BOSTON -- The Cleveland Cavaliers' dominance of the Eastern Conference over the past three-plus years can be epitomized by what they've inflicted on one of the conference's All-Stars: Al Horford.
This is the fourth consecutive year Horford has seen LeBron James, Kevin Love, Tristan Thompson and other Cavs up close in the spring. He may have spent more time with them on Mother's Day than his own mom over the past few years.
Horford played against them with the Atlanta Hawks in 2015 and '16 and didn't take part in a single win, getting ejected from one game in 2015 for a flagrant foul. Last season, he absorbed another lopsided series loss after moving to the Boston Celtics. In the final game of his season, Horford mustered just eight points and three rebounds, going out meekly.
When including a 2009 series sweep loss to the Cavs, Horford came into the Eastern Conference finals with a 1-15 playoff record against James-led Cavs teams in the postseason. James and a collection of Cavs big men have been merciless against him, averaging just 10.9 points and 4.3 rebounds against the Cavs in those 16 games. His plus/minus in that matchup was a gruesome minus-236, per data tracking by ESPN Stats & Information.
In other words, Horford badly wants to pivot from this black hole in an otherwise wonderful career. He may be getting the best chance he's going to get right now.
In an effort to put five shooters on the floor as much as possible, the Cavs have gone small this postseason and made Love the starting center. That makes the Horford-Love matchup a crux point in this series and opens up an opportunity for Horford to strike back at the Cavs.
Celtics coach Brad Stevens seems to think so, as he saw that matchup as one he could exploit based on his game plan Sunday. The Celtics put Love in 13 pick-and-rolls when he was on the floor with starting point guard George Hill in Game 1, clearly something they wanted to exploit. In all, the Celtics ran 41 pick-and-rolls at Love and Thompson combined, according to Second Spectrum tracking, and Horford was involved in most of them.
Horford was brilliant in the role on Sunday in Game 1, continuing his phenomenal play from earlier in the postseason to contribute 20 points, 4 rebounds, 6 assists and 2 blocks in Boston's 108-83 thrashing. And he was plus-17, thank you very much.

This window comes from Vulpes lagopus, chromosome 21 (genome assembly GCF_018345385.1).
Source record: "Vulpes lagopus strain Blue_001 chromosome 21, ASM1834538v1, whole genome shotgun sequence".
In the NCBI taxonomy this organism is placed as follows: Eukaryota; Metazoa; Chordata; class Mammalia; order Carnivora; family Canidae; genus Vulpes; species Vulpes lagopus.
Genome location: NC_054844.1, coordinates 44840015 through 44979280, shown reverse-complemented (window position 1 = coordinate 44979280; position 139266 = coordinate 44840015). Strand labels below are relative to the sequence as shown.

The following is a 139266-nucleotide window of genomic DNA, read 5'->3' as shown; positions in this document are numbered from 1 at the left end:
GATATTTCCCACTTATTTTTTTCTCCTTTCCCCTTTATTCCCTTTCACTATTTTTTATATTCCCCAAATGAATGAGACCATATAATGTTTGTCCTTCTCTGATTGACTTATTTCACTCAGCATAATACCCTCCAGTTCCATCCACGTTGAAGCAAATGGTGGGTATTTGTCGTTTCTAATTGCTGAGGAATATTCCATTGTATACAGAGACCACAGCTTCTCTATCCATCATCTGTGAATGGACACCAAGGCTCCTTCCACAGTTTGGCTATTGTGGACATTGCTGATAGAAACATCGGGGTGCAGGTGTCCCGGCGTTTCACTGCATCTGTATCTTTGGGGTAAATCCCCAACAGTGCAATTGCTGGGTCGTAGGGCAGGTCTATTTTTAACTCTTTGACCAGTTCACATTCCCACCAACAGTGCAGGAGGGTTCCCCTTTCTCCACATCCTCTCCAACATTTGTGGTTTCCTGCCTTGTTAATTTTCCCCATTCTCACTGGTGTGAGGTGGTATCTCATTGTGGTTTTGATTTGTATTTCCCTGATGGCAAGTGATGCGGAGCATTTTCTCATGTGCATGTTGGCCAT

"He's our rock," Stevens said. "He's the guy we really, really lean on."
Stevens has praised Horford's play and leadership since Boston won the derby to sign him in 2016, especially this season, as the Celtics have endured injuries to stars Kyrie Irving and Gordon Hayward.
Without Irving, the Celtics rely on Horford as a hub of their offense. Using him in the pick-and-roll, his ability to shoot from the outside, drive to the rim or suck in the defense and look for others makes him the closest thing you'll see to a point-center.
With Love known as a weak defender, Stevens repeatedly called Horford's number as the Celtics built an early lead Sunday. Horford tortured Love by stepping back for 3-pointers, driving right at him or setting the Cavs up by finding the open man when they brought Love to help.
The Cavs tried to go back at Boston, looking often for Love early in the game. Horford and Marcus Morris, who switched onto Love at various points, won that one. Love was just 5-of-14 shooting. Eventually, Cavs coach Ty Lue went away from his game plan and brought Thompson in to play center to take the burden off Love defensively.
"[Horford's] playing at a very high level," Love said. "He's really been an ace in the hole for them."
Horford has always had this set of skills, plus his ability to defend multiple positions. In the past, the Cavs have survived it by trying to pull him away from the basket. And James has throttled him at times over the years, attacking when Horford was defending him.
The Celtics stayed out of that matchup in Game 1. James attempted only two shots against Horford, making one. The Cavs' need to use Thompson instead of sharpshooter Kyle Korver at times made Stevens' game plan with Horford work well.
It's something that could end up being a constant as the series unfolds, and the winner of the chess match -- with Horford acting as the ever-movable queen -- may be the team that leverages it the most.
"I feel like the coaches came out with a great game plan for our group," Horford said. "We just bought in and did what we were supposed to do."